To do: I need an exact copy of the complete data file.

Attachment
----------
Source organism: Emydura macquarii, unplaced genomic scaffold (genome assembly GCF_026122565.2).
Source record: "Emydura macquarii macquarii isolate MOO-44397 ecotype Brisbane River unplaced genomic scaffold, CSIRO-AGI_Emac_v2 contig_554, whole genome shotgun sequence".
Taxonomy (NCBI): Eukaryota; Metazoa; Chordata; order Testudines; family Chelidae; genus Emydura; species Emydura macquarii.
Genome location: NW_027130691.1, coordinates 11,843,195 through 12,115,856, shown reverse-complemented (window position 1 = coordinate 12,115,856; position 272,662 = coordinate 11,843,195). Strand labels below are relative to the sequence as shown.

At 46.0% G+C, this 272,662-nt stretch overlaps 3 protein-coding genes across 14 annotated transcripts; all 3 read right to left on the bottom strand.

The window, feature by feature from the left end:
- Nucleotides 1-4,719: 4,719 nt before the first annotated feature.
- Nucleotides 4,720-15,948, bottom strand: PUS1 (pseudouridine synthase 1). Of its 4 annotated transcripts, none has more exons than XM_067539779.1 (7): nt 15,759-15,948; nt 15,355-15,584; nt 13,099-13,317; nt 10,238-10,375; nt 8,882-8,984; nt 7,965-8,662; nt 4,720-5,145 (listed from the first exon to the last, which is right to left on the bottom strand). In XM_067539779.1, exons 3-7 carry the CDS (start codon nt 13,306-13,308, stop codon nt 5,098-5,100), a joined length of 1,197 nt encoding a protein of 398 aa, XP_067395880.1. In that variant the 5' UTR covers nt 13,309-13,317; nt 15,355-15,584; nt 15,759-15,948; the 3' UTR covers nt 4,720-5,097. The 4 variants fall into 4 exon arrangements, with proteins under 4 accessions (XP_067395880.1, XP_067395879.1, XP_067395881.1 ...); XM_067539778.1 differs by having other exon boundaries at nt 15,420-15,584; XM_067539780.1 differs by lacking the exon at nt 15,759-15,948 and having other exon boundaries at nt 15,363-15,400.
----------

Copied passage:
Source organism: Emydura macquarii, unplaced genomic scaffold (genome assembly GCF_026122565.2).
Source record: "Emydura macquarii macquarii isolate MOO-44397 ecotype Brisbane River unplaced genomic scaffold, CSIRO-AGI_Emac_v2 contig_554, whole genome shotgun sequence".
Taxonomy (NCBI): Eukaryota; Metazoa; Chordata; order Testudines; family Chelidae; genus Emydura; species Emydura macquarii.
Genome location: NW_027130691.1, coordinates 11,843,195 through 12,115,856, shown reverse-complemented (window position 1 = coordinate 12,115,856; position 272,662 = coordinate 11,843,195). Strand labels below are relative to the sequence as shown.

At 46.0% G+C, this 272,662-nt stretch overlaps 3 protein-coding genes across 14 annotated transcripts; all 3 read right to left on the bottom strand.

The window, feature by feature from the left end:
- Nucleotides 1-4,719: 4,719 nt before the first annotated feature.
- Nucleotides 4,720-15,948, bottom strand: PUS1 (pseudouridine synthase 1). Of its 4 annotated transcripts, none has more exons than XM_067539779.1 (7): nt 15,759-15,948; nt 15,355-15,584; nt 13,099-13,317; nt 10,238-10,375; nt 8,882-8,984; nt 7,965-8,662; nt 4,720-5,145 (listed from the first exon to the last, which is right to left on the bottom strand). In XM_067539779.1, exons 3-7 carry the CDS (start codon nt 13,306-13,308, stop codon nt 5,098-5,100), a joined length of 1,197 nt encoding a protein of 398 aa, XP_067395880.1. In that variant the 5' UTR covers nt 13,309-13,317; nt 15,355-15,584; nt 15,759-15,948; the 3' UTR covers nt 4,720-5,097. The 4 variants fall into 4 exon arrangements, with proteins under 4 accessions (XP_067395880.1, XP_067395879.1, XP_067395881.1 ...); XM_067539778.1 differs by having other exon boundaries at nt 15,420-15,584; XM_067539780.1 differs by lacking the exon at nt 15,759-15,948 and having other exon boundaries at nt 15,363-15,400.